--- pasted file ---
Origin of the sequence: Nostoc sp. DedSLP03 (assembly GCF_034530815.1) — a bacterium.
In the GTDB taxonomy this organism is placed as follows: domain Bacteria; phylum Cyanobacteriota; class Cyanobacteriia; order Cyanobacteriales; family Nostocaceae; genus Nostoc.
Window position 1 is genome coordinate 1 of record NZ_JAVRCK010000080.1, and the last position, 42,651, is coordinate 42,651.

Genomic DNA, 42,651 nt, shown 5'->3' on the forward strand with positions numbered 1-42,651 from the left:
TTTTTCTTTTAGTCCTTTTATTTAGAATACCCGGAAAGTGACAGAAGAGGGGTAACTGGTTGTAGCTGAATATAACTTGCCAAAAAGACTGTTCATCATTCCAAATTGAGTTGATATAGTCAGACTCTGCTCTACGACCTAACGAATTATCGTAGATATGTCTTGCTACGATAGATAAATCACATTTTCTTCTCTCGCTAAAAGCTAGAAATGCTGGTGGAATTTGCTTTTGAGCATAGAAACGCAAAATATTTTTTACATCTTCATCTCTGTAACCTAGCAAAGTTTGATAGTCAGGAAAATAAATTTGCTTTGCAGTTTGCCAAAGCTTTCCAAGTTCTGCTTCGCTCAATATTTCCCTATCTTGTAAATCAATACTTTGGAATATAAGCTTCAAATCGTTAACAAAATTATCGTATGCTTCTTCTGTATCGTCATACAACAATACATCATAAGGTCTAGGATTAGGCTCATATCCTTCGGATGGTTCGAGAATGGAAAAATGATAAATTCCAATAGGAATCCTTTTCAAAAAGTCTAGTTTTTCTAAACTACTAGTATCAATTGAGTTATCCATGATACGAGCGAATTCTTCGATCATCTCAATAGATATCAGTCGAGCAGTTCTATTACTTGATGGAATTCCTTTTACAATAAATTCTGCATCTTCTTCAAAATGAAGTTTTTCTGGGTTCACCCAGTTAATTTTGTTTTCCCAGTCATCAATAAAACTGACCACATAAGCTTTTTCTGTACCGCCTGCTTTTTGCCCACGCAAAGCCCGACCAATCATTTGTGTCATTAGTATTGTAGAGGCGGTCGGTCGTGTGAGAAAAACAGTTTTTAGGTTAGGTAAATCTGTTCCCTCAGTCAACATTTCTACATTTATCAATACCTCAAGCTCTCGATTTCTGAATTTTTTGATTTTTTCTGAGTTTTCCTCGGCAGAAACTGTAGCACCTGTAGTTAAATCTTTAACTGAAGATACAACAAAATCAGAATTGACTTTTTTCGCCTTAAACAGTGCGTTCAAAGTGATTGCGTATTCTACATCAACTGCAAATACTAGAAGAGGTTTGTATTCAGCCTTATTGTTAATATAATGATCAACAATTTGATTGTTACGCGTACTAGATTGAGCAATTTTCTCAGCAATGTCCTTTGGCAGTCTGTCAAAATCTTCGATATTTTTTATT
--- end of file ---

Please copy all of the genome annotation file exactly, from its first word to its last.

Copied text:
Origin of the sequence: Nostoc sp. DedSLP03 (assembly GCF_034530815.1) — a bacterium.
In the GTDB taxonomy this organism is placed as follows: domain Bacteria; phylum Cyanobacteriota; class Cyanobacteriia; order Cyanobacteriales; family Nostocaceae; genus Nostoc.
Window position 1 is genome coordinate 1 of record NZ_JAVRCK010000080.1, and the last position, 42,651, is coordinate 42,651.

Genomic DNA, 42,651 nt, shown 5'->3' on the forward strand with positions numbered 1-42,651 from the left:
TTTTTCTTTTAGTCCTTTTATTTAGAATACCCGGAAAGTGACAGAAGAGGGGTAACTGGTTGTAGCTGAATATAACTTGCCAAAAAGACTGTTCATCATTCCAAATTGAGTTGATATAGTCAGACTCTGCTCTACGACCTAACGAATTATCGTAGATATGTCTTGCTACGATAGATAAATCACATTTTCTTCTCTCGCTAAAAGCTAGAAATGCTGGTGGAATTTGCTTTTGAGCATAGAAACGCAAAATATTTTTTACATCTTCATCTCTGTAACCTAGCAAAGTTTGATAGTCAGGAAAATAAATTTGCTTTGCAGTTTGCCAAAGCTTTCCAAGTTCTGCTTCGCTCAATATTTCCCTATCTTGTAAATCAATACTTTGGAATATAAGCTTCAAATCGTTAACAAAATTATCGTATGCTTCTTCTGTATCGTCATACAACAATACATCATAAGGTCTAGGATTAGGCTCATATCCTTCGGATGGTTCGAGAATGGAAAAATGATAAATTCCAATAGGAATCCTTTTCAAAAAGTCTAGTTTTTCTAAACTACTAGTATCAATTGAGTTATCCATGATACGAGCGAATTCTTCGATCATCTCAATAGATATCAGTCGAGCAGTTCTATTACTTGATGGAATTCCTTTTACAATAAATTCTGCATCTTCTTCAAAATGAAGTTTTTCTGGGTTCACCCAGTTAATTTTGTTTTCCCAGTCATCAATAAAACTGACCACATAAGCTTTTTCTGTACCGCCTGCTTTTTGCCCACGCAAAGCCCGACCAATCATTTGTGTCATTAGTATTGTAGAGGCGGTCGGTCGTGTGAGAAAAACAGTTTTTAGGTTAGGTAAATCTGTTCCCTCAGTCAACATTTCTACATTTATCAATACCTCAAGCTCTCGATTTCTGAATTTTTTGATTTTTTCTGAGTTTTCCTCGGCAGAAACTGTAGCACCTGTAGTTAAATCTTTAACTGAAGATACAACAAAATCAGAATTGACTTTTTTCGCCTTAAACAGTGCGTTCAAAGTGATTGCGTATTCTACATCAACTGCAAATACTAGAAGAGGTTTGTATTCAGCCTTATTGTTAATATAATGATCAACAATTTGATTGTTACGCGTACTAGATTGAGCAATTTTCTCAGCAATGTCCTTTGGCAGTCTGTCAAAATCTTCGATATTTTTTATT